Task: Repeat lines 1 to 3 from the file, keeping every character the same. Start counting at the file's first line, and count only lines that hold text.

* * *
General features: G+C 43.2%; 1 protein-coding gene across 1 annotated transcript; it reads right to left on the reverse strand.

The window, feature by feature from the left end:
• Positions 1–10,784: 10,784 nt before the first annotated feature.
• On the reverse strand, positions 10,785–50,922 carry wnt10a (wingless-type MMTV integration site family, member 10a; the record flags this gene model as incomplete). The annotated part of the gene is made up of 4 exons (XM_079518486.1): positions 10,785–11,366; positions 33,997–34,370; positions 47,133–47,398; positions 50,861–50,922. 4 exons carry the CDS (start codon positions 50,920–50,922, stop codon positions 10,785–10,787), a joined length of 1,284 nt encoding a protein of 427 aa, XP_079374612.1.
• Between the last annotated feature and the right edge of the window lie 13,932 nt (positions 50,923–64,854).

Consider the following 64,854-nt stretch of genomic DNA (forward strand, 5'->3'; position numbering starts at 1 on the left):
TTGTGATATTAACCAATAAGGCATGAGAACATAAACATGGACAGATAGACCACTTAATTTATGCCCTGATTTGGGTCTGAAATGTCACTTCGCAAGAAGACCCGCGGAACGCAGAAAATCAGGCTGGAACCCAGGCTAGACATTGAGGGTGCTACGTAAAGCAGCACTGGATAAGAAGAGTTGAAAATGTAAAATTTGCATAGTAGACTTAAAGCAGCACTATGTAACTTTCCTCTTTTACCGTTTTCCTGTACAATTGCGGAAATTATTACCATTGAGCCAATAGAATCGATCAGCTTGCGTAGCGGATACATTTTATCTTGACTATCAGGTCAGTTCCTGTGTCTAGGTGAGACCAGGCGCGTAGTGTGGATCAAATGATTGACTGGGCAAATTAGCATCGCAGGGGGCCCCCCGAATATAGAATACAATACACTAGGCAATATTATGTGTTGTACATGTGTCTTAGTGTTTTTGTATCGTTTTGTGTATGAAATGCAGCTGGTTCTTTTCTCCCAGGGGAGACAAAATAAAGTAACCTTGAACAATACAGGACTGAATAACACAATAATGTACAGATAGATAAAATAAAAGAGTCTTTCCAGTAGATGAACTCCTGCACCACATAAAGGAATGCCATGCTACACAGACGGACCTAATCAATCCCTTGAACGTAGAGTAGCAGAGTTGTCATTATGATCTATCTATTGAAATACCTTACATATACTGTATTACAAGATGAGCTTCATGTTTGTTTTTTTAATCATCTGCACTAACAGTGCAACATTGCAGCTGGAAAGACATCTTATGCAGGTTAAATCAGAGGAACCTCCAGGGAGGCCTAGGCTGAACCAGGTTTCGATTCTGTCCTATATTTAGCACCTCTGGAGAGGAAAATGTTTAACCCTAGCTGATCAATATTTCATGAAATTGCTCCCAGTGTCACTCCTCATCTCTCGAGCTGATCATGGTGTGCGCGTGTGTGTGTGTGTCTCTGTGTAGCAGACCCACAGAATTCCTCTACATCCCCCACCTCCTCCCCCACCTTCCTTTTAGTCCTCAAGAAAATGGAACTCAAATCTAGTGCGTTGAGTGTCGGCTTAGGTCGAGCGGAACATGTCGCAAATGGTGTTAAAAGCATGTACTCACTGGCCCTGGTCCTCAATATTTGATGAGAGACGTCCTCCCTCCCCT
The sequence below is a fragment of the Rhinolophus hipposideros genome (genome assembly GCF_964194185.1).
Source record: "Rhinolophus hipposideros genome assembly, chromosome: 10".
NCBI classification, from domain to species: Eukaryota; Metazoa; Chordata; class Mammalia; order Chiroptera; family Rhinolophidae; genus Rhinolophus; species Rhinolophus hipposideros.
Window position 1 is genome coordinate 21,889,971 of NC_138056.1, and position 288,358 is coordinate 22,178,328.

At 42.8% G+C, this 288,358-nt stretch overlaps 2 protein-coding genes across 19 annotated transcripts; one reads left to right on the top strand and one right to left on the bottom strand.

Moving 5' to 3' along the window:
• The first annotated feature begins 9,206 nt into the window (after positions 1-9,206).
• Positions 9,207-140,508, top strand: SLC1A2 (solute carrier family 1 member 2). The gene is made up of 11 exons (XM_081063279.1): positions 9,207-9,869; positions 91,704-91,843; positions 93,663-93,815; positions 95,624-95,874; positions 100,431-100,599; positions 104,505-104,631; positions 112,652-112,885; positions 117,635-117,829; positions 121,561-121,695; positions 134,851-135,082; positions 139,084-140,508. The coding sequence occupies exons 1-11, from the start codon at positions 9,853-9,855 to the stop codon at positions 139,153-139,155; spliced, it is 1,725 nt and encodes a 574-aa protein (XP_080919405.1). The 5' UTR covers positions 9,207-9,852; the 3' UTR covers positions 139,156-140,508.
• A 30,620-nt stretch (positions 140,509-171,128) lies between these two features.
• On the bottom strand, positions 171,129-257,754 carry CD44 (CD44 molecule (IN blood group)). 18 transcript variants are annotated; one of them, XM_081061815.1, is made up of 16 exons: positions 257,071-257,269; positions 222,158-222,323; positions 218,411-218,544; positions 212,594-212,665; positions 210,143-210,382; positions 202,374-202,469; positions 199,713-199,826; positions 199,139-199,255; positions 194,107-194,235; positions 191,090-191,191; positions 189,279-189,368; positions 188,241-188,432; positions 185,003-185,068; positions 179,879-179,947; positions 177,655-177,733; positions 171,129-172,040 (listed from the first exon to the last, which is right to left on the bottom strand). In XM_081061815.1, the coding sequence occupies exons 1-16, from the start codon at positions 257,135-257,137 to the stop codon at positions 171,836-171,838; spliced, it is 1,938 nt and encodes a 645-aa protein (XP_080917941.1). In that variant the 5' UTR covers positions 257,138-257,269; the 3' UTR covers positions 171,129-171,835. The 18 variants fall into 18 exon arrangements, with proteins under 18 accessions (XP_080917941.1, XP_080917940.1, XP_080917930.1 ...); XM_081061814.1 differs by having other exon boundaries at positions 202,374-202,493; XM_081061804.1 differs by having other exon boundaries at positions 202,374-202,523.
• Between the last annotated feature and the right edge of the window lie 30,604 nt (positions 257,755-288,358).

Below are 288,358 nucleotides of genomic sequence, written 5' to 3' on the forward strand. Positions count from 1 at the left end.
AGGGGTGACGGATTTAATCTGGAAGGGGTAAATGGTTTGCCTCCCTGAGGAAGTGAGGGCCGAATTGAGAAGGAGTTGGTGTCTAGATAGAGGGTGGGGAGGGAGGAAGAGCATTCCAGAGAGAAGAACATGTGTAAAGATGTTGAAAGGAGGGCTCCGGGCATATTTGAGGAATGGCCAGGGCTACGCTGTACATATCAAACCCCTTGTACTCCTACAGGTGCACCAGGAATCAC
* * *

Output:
General features: G+C 43.2%; 1 protein-coding gene across 1 annotated transcript; it reads right to left on the reverse strand.

The window, feature by feature from the left end:
• Positions 1–10,784: 10,784 nt before the first annotated feature.